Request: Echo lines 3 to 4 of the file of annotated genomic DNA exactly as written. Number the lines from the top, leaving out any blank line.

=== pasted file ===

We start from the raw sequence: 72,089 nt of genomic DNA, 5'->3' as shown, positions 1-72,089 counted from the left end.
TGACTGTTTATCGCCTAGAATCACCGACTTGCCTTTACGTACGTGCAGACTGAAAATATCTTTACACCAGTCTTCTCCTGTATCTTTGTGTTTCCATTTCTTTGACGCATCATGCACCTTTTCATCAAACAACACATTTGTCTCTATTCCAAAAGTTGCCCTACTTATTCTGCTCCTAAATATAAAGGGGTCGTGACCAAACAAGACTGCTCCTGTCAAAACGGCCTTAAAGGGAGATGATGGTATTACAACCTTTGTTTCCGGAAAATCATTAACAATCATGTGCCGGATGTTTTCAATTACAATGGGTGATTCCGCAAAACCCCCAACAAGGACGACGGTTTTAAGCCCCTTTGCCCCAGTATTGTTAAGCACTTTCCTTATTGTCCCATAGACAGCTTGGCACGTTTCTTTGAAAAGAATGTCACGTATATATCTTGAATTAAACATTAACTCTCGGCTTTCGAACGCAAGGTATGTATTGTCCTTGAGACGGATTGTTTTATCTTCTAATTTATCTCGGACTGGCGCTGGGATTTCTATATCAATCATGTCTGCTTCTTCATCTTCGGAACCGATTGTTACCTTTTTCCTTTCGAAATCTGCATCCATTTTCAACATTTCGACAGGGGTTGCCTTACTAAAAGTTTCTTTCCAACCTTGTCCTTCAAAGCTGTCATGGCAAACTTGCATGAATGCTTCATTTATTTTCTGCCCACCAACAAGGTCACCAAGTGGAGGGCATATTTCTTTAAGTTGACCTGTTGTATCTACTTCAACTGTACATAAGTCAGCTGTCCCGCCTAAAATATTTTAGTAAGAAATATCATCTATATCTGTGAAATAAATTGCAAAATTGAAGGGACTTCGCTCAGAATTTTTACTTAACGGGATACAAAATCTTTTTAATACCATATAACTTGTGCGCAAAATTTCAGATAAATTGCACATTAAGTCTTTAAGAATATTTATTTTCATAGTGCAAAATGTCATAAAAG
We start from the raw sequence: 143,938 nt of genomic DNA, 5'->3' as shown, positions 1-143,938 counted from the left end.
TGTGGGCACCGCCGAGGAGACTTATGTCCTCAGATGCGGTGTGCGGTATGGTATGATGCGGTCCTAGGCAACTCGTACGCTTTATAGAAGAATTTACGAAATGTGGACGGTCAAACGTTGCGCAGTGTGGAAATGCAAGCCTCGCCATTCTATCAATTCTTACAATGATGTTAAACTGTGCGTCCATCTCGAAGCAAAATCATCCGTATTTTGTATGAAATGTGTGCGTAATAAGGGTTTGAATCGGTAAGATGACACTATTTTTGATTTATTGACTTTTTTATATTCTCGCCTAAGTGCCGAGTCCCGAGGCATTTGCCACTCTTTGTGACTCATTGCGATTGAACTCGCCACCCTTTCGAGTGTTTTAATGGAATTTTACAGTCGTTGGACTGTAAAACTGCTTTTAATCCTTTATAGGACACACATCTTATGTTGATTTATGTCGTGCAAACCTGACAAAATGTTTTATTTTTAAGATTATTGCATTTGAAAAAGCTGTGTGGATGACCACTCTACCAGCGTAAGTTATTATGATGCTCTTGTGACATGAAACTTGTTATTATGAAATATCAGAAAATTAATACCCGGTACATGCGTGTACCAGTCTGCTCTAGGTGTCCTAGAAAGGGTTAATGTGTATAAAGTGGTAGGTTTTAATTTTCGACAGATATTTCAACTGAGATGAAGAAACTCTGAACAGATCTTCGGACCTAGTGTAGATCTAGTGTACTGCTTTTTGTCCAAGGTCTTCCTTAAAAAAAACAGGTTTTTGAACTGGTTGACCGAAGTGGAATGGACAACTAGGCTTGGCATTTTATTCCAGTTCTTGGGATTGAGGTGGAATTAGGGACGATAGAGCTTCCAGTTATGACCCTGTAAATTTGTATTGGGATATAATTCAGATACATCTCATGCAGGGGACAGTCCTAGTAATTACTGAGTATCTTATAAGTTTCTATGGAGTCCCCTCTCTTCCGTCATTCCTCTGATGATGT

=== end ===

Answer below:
We start from the raw sequence: 143,938 nt of genomic DNA, 5'->3' as shown, positions 1-143,938 counted from the left end.
TGTGGGCACCGCCGAGGAGACTTATGTCCTCAGATGCGGTGTGCGGTATGGTATGATGCGGTCCTAGGCAACTCGTACGCTTTATAGAAGAATTTACGAAATGTGGACGGTCAAACGTTGCGCAGTGTGGAAATGCAAGCCTCGCCATTCTATCAATTCTTACAATGATGTTAAACTGTGCGTCCATCTCGAAGCAAAATCATCCGTATTTTGTATGAAATGTGTGCGTAATAAGGGTTTGAATCGGTAAGATGACACTATTTTTGATTTATTGACTTTTTTATATTCTCGCCTAAGTGCCGAGTCCCGAGGCATTTGCCACTCTTTGTGACTCATTGCGATTGAACTCGCCACCCTTTCGAGTGTTTTAATGGAATTTTACAGTCGTTGGACTGTAAAACTGCTTTTAATCCTTTATAGGACACACATCTTATGTTGATTTATGTCGTGCAAACCTGACAAAATGTTTTATTTTTAAGATTATTGCATTTGAAAAAGCTGTGTGGATGACCACTCTACCAGCGTAAGTTATTATGATGCTCTTGTGACATGAAACTTGTTATTATGAAATATCAGAAAATTAATACCCGGTACATGCGTGTACCAGTCTGCTCTAGGTGTCCTAGAAAGGGTTAATGTGTATAAAGTGGTAGGTTTTAATTTTCGACAGATATTTCAACTGAGATGAAGAAACTCTGAACAGATCTTCGGACCTAGTGTAGATCTAGTGTACTGCTTTTTGTCCAAGGTCTTCCTTAAAAAAAACAGGTTTTTGAACTGGTTGACCGAAGTGGAATGGACAACTAGGCTTGGCATTTTATTCCAGTTCTTGGGATTGAGGTGGAATTAGGGACGATAGAGCTTCCAGTTATGACCCTGTAAATTTGTATTGGGATATAATTCAGATACATCTCATGCAGGGGACAGTCCTAGTAATTACTGAGTATCTTATAAGTTTCTATGGAGTCCCCTCTCTTCCGTCATTCCTCTGATGATGT